In Part I we posed the question of what rules a court will employ to determine a reimbursement rate for out-of network providers. In this installment, we examine the Initial Standing Issue: Who Can Sue in a Reimbursement Dispute – Provider or Patient?
Without a legal structure to resolve payor-provider payment disputes, non-participating providers were forced to engage in “balance billing”—a practice by which providers charged patients for the difference between the bill charged to the patient’s insurance company and the reimbursement amount provided to the provider by the insurance company. A legal structure for the resolution of reimbursement disputes began to develop. In Bell v. Blue Cross of California, (2005) 131 Cal. App. 4th 211, the Court held that emergency room physicians who did not have a written contract with a health plan nevertheless have a common law right to sue to be reimbursed for emergency services they rendered under a theory of quantum meruit (the fair value of services, or what one has earned). In early 2006, a California appellate court ruled in Prospect Med. Group, Inc. v. Northridge Emergency Med. Group, (2006) 136 Cal. App. 4th 1155, that a health plan’s contracted medical group (which acted as the plan’s agent in paying physicians for emergency services) had standing to litigate the “reasonableness” of the rates charged by non-participating physicians who provided emergency services to the plan’s members. On July 25, 2006, Governor Arnold Schwarzenegger issued an Executive Order (Cal. Exec. Order No. S-13-06) directing the Department of Managed Health Care (DMHC) to promulgate rules protecting consumers from balanced billing.
In 2008, DMHC promulgated regulations which prohibited balancing billing (28 C.C.R. § 1300.71.39). This new rule was added to other fee reasonableness rules for providers providing services to either HMO or PPO subscribers (28 C.C.R. § 1300.71(a)(3)(B) (listing six subjective fee reasonableness factors to calculate reimbursement for services provided to HMO enrollees) and 28 C.C.R. § 1300.71(a)(3)(C) (providing that the terms of an enrollee’s Evidence of Coverage with a PPO or POS plan will determine the fee reimbursement level for a non-participating provider).
In 2009, Prospect Medical Group made it up to the California Supreme Court, (2009) 45 Cal.4th 497, and successfully framed the overarching legal issue as follows:
In the typical model, familiar to many, doctors contract to provide medical care to enrolled HMO members. Members generally use the services of one of the contracting doctors. When they do, and except for copayments the members must make when services are rendered, the HMO (or its delegate) pays the doctor under the existing contract
. . .
The typical payment model sometimes breaks down, however, in the case of emergency care. In an emergency, an HMO member goes to the nearest hospital emergency room for treatment. The emergency room doctors at that hospital may or may not have previously contracted with the HMO to provide care to its members. In that situation, the doctors are statutorily required to provide emergency care without regard to the patient’s ability to pay. Additionally, when the patient is a member of an HMO, the HMO is statutorily required to pay for the emergency care. For HMO members, it is always clear in advance who has to provide emergency services—any emergency room doctor to whom the member goes in an emergency—and who has to pay for those services—the HMO. The conflict arises when there is no advance agreement between the emergency room doctors and the HMO regarding the amount of the required payment.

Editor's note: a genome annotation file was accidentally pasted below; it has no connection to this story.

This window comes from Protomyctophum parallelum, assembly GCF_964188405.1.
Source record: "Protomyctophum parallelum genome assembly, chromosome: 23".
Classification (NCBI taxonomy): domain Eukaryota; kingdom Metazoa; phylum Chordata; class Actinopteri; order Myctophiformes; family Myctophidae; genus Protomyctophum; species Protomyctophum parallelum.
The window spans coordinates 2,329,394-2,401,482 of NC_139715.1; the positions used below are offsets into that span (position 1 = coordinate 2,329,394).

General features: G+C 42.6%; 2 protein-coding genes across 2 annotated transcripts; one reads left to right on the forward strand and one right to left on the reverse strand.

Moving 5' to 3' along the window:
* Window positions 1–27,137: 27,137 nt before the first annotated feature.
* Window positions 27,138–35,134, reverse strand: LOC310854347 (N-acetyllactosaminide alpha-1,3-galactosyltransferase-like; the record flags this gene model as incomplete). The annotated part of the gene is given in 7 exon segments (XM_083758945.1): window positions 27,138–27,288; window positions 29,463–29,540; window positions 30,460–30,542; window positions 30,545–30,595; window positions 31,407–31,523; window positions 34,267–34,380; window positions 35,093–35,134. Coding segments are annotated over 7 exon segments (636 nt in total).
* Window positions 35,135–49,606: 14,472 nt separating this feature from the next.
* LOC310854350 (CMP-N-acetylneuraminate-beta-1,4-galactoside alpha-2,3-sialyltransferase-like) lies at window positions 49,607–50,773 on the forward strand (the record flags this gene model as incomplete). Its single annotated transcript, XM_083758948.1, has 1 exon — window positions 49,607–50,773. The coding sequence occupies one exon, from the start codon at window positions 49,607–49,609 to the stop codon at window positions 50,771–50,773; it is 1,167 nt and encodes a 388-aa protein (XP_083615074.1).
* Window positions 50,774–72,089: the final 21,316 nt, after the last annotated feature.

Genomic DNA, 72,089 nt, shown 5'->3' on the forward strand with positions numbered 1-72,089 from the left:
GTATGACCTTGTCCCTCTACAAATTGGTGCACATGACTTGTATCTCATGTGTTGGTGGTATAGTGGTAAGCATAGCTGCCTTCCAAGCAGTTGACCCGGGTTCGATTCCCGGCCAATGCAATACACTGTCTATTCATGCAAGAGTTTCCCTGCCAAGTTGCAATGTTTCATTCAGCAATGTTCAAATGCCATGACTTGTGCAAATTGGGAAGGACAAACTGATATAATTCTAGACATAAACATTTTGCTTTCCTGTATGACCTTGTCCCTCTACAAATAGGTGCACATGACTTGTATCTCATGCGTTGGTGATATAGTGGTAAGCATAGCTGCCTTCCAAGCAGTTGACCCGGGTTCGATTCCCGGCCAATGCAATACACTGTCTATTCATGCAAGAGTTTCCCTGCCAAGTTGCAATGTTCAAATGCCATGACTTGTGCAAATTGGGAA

Thus, there is inherent potential for disputes between the emergency room doctors and the HMO regarding how much the HMO owes the doctors for emergency services. When no preexisting contract exists, the doctors either submit a bill to the HMO that they consider reasonable, or the HMO makes a payment that it considers reasonable; but often, the there is a wide gap between what the doctors want, and what the HMO is willing to pay. The resolution of such disputes can create difficult problems.
Given this payment model breakdown and reimbursement dispute, the California Supreme held that emergency room providers cannot balance bill their patients. Furthermore, out-of-network emergency department physicians had standing to assert direct claims against health care service plans, when the plans paid an amount which the physicians believed was too low.
Noticeably missing from this analysis was (1) the legal standing of non-participating physicians who render non-emergency services to plan enrollees and (2) the legal recourse of both emergency and non-emergency non-participating providers rendering services to an enrollee of a California Department of Insurance-regulated policy. Non-participating providers rendering emergency services to a plan enrollee can sue directly for reimbursement. Non-participating providers rendering non-emergency services are left to convincing their patients, who perhaps received services long ago, to file a lawsuit in their own name to assist the provider in recouping reimbursement for services rendered.
Our next post will cover the legal theories that providers and patients are legally allowed to allege in order to enforce their rights to reimbursement for services rendered. …